HAVING grown up with it throughout his life, twenty four-year-old Randy Legaspi has a deep affection for the Panigan river. During his childhood, the river was the place where he could take a quick swim and play around with his childhood friends. But today’s river is but a shadow of its former self. This is the reason why Legaspi, along with members of the Mt. Tipolog Bantay Kinaiyahan Association (MTBKA), began to be concerned about the slow deterioration of the river.
This concern led him to join Bantayo Aweg, a community volunteer group which has been monitoring the quality of the river water for years now. Taken from the Bagobo term which means water guardians, the group is composed of volunteers from the community of Tawantawan, which is situated close to Panigan river. Once a month, rain or shine, this group takes water samples from the river as part of an ongoing community initiative to monitor water quality.
Interface Development Interventions (IDIS) Environmental Research Specialist Ann Fuertes, who helped train the pioneer batch in 2005, said that the project was geared towards making the local community be better informed about the issues affecting their local river.
“Despite the presence of basic services in the area, they still depend on the river for a lot of things. By putting them at the forefront of monitoring efforts, they can best make decisions on how to tackle them,” she said.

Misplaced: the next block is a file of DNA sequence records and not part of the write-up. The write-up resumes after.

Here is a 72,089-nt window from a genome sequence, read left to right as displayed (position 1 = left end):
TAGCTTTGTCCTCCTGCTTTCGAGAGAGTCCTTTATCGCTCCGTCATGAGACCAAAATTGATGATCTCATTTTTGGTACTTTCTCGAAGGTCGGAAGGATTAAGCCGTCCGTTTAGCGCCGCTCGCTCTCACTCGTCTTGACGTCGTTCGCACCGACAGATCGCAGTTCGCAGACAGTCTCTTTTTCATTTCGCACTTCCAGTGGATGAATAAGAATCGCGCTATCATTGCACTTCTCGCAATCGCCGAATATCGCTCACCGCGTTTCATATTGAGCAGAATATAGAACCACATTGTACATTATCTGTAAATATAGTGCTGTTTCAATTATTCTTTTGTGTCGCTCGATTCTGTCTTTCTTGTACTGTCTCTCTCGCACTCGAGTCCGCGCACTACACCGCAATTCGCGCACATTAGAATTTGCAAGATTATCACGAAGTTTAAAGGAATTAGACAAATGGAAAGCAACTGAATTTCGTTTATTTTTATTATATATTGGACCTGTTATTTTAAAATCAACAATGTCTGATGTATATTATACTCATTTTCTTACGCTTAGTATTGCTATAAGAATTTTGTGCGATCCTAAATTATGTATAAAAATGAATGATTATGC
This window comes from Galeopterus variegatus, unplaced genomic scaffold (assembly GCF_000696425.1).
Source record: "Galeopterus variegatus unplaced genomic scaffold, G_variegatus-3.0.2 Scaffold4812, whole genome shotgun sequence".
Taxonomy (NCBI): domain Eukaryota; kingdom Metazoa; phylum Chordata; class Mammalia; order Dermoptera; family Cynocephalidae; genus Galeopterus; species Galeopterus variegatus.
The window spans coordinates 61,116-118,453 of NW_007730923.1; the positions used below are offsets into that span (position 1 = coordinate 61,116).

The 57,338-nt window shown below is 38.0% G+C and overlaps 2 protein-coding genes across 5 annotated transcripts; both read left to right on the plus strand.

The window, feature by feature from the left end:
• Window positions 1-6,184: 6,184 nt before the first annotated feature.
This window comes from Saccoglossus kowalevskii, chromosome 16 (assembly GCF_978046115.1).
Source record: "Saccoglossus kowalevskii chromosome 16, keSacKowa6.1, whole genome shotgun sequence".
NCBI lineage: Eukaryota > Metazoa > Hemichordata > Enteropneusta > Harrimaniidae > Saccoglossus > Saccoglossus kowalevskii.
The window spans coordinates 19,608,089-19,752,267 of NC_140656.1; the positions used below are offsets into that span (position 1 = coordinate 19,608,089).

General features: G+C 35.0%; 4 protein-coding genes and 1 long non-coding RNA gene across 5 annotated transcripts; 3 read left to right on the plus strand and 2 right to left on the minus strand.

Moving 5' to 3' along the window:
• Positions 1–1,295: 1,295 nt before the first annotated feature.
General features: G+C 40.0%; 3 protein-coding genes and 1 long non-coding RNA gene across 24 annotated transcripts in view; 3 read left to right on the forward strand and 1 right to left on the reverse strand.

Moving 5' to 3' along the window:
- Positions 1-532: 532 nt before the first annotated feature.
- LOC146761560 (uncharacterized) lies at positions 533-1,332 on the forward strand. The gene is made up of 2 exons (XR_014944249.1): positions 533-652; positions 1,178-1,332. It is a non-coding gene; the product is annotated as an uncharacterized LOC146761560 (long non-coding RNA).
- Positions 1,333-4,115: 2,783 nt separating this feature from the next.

So far, it has been working. Baneng Tiostumban, 24 years old and part of the second generation of Bantayo Aweg volunteers, can compare the state of Panigan river before and after the initiative was started.
“Before Bantayo Aweg started, the river was a dumping ground for broken bottles. And villagers were using a lot of chlorine when washing in the rivers,” he said.
Today, that practice has been discontinued. However, other threats continue to exist. “There is no more garbage but the river is still far from clean,” he said. “But if we work hard now, we can perhaps bring back the river to what it truly was years ago.”
Bantayo Aweg has collected 6 years of water sampling data, creating a picture of the river’s quality over time. According to Fuertes, the Panigan river has still a long way to go before reaching Class AA, which is the highest ranking in quality for water. Basing on standards used by the Environmental Management Bureau, the organization’s data shows that the river generally falls under the Class A category which means that the river is still fit for drinking, despite the occasional periods of high phosphate and nitrite content.
This is good news for Davao City, according to the Davao City Water District. The DCWD has identified Panigan river and its sister tributary, Tamugan river, as the future source of Davao’s potable water which has been ranked as one of the best in the world.
At the annual presentation of the group’s monitoring to the local barangay council last March 14, 2012, the DCWD was among the participants who listened to their presentation. DCWD, who also regularly conducts monitoring of the water quality among the rivers of the Panigan-Tamugan watershed area is hopeful that the initiative will continue on a long-term basis.